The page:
Early attempts for estimating motion have focused on geometry-based approaches, such as Torr98 , where the potential set of motions is identified with RANSAC. Recent methods have relied on other cues to estimate moving object regions. For example, Papzouglou and Ferrari papazoglou2013fast
first extract motion boundaries by measuring changes in the optical flow field, and use it to estimate moving regions. They also refine this initial estimate iteratively with appearance features. This approach produces interesting results, but is limited by its heuristic initialization. We show that incorporating our learning-based motion estimation into it improves the results significantly (see Table7).
Narayana et al. Narayana13 use optical flow orientations in a probabilistic model to assign per-pixel labels that are consistent with their respective real-world motion. This approach assumes pure translational camera motion, and is prone to errors when the object and camera motions are consistent with each other. Bideau et al. Bideau16 presented an alternative to this, where initial estimates of foreground and background motion models are updated over time, with optical flow orientations of the new frames. This initialization is also heuristic, and lacks a robust learning framework. While we also set out with the goal of finding objects in motion, our solution to this problem is a novel learning-based method. Scene flow, i.e., 3D motion field in a scene Vedula05 , is another form of motion estimation, but is computed with additional information, such as disparity values computed from stereo images Huguet07 ; Wedel11 , or estimated 3D scene models Vogel15 . None of these methods follows a CNN-based learning approach, in contrast to our method.
In concurrent work, Jain et al. jain2017fusionseg presented a deep network to segment independent motion in the flow field. While their approach is related to ours, they use frame pairs from real videos, in contrast to synthetic data in our case. Consequently, their work relies on estimated optical flow in training. Since obtaining accurate ground truth moving object segmentation labels is prohibitively expensive for a large dataset, they rely on an automatic, heuristic-based label estimation approach, which results in noisy annotations. We explore the pros and cons of using this realistic but noisy dataset for training our motion segmentation model in Section 6.3.3.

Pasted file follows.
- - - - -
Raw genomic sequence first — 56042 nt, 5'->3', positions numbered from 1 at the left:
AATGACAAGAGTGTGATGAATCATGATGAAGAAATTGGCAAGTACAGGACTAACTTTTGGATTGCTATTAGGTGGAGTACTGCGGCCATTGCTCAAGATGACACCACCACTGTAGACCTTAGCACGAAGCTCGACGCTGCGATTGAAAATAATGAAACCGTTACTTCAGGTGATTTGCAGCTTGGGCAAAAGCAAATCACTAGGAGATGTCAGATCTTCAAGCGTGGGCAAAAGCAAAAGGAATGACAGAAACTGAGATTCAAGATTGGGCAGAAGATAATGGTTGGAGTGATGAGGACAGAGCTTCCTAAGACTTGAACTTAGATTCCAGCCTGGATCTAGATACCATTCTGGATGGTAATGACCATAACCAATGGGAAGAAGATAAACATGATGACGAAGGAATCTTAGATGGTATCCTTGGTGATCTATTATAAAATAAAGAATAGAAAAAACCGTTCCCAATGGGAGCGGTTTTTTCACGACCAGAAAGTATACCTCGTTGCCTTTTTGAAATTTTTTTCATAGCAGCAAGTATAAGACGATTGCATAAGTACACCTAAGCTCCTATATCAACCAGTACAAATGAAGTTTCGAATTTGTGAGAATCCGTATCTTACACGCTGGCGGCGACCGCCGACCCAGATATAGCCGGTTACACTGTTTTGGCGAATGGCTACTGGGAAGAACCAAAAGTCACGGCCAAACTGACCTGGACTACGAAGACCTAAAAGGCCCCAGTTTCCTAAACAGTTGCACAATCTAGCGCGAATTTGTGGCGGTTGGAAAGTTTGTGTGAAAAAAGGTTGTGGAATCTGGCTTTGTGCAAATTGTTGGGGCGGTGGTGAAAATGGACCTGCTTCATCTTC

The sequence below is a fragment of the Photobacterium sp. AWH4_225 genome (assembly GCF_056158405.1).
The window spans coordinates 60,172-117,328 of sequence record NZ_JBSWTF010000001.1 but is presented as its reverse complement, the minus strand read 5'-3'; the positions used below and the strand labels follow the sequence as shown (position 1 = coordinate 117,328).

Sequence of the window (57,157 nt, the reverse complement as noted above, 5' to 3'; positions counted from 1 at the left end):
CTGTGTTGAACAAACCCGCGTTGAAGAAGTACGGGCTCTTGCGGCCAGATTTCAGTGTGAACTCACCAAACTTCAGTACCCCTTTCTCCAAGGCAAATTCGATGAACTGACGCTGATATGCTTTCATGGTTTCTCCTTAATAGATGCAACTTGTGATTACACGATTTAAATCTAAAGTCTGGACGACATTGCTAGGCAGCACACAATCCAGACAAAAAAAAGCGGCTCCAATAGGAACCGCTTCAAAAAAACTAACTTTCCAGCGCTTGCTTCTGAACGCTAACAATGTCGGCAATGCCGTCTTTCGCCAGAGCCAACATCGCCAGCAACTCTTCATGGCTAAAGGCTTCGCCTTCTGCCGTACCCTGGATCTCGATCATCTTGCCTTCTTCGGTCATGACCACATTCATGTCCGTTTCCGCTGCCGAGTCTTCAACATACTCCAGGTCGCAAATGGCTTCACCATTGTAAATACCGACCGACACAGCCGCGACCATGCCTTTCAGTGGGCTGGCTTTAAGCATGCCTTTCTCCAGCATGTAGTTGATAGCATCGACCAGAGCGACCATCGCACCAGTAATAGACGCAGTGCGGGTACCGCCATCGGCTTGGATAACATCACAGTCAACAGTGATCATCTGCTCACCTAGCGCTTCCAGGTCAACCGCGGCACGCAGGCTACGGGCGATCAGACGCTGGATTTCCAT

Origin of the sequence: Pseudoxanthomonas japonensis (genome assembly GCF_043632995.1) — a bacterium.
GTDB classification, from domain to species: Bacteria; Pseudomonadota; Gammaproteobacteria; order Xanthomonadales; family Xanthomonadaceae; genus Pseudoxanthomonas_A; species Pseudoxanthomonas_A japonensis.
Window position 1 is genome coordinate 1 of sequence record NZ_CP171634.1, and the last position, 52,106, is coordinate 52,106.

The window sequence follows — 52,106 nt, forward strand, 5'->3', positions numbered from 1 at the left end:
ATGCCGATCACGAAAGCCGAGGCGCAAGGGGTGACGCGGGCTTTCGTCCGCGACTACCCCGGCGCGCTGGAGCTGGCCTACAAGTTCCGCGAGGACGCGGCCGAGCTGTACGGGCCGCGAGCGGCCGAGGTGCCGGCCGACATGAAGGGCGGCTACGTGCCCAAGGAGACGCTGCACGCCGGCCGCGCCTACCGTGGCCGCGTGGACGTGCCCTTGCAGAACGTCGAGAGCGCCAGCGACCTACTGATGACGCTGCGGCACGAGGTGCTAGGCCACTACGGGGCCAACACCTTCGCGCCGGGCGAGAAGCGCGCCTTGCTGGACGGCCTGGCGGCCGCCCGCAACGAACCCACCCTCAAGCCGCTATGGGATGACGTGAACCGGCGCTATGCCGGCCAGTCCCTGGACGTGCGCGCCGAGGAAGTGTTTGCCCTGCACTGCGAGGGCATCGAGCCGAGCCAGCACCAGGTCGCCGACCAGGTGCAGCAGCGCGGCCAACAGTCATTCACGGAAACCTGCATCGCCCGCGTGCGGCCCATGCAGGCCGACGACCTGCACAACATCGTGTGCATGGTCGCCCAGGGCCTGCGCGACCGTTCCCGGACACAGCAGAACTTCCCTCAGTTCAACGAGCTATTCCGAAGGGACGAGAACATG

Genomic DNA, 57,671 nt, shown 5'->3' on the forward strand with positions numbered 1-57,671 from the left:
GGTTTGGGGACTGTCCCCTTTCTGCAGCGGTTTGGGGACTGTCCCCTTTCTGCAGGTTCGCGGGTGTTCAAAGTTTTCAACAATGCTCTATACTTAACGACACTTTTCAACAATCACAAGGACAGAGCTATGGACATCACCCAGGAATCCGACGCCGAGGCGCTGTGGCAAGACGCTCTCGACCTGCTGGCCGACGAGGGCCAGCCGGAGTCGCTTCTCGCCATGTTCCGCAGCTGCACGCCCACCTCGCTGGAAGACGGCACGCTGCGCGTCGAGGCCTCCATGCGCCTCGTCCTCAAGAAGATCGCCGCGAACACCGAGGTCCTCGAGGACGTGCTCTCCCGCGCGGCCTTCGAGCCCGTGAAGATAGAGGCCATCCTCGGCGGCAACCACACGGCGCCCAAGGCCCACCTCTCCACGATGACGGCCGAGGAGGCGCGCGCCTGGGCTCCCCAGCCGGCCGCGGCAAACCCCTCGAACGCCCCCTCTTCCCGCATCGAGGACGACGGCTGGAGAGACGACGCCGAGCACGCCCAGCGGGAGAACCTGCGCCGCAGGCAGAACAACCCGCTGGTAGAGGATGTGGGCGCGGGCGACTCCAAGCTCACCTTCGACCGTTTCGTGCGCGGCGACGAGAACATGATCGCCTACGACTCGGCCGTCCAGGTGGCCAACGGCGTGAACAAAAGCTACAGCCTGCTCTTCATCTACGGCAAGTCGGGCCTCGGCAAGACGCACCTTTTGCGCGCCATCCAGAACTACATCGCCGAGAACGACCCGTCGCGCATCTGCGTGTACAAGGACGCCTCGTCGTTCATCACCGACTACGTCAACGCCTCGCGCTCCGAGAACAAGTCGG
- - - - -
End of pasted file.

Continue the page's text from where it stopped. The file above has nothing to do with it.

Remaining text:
Video object segmentation.
The task of segmenting objects in video is to associate pixels belonging to a class spatio-temporally; in other words, extract segments that respect object boundaries, as well as associate object pixels temporally whenever they appear in the video. This can be accomplished by propagating manual segment labels in one or more frames to the rest of the video sequence Badrinarayanan10 . This class of methods is not applicable to our scenario, where no manual segmentation is available.
Our approach to solve the segmentation problem does not require any manually-marked regions. Several methods in this paradigm generate an over-segmentation of videos Brendel09 ; Grundmann10 ; Lezama11 ; XuC16 ; Khoreva15 . While this can be a useful intermediate step for some recognition tasks in video, it has no notion of objects. Indeed, most of the extracted segments in this case do not directly correspond to objects, making it non-trivial to obtain video object segmentation from this intermediate result. An alternative to this is clustering pixels spatio-temporally based on motion features computed along individual point trajectories brox2010object ; fragkiadaki2012video ; ochs2012higher , which produces more coherent regions. They, however, assume homogeneity of motion over the entire object, which is invalid for non-rigid objects.
Another class of segmentation methods casts the problem as a foreground-background classification task Faktor14 ; papazoglou2013fast ; wang2015saliency ; taylor2015causal ; zhang2013video ; lee2011key . Some of these first estimate a region papazoglou2013fast ; wang2015saliency or regions lee2011key ; zhang2013video , which potentially correspond(s) to the foreground object, and then learn foreground/background appearance models. The learned models are then integrated with other cues, e.g., saliency maps wang2015saliency , pairwise constraints papazoglou2013fast ; zhang2013video , object shape estimates lee2011key , to compute the final object segmentation. Alternatives to this framework have used: (i) long-range interactions between distinct parts of the video to overcome noisy initializations in low-quality videos Faktor14 , and (ii) occluder/occluded relations to obtain a layered segmentation taylor2015causal . While our proposed method is similar in spirit to this class of approaches, in terms of formulating segmentation as a classification problem, we differ from previous work significantly. We propose an integrated approach to learn appearance and motion features, and update them with a memory module, in contrast to estimating an initial region heuristically and then propagating it over time. Our robust model outperforms all the top ones from this class papazoglou2013fast ; wang2015saliency ; lee2011key ; taylor2015causal ; Faktor14 , as shown in Section 6.5.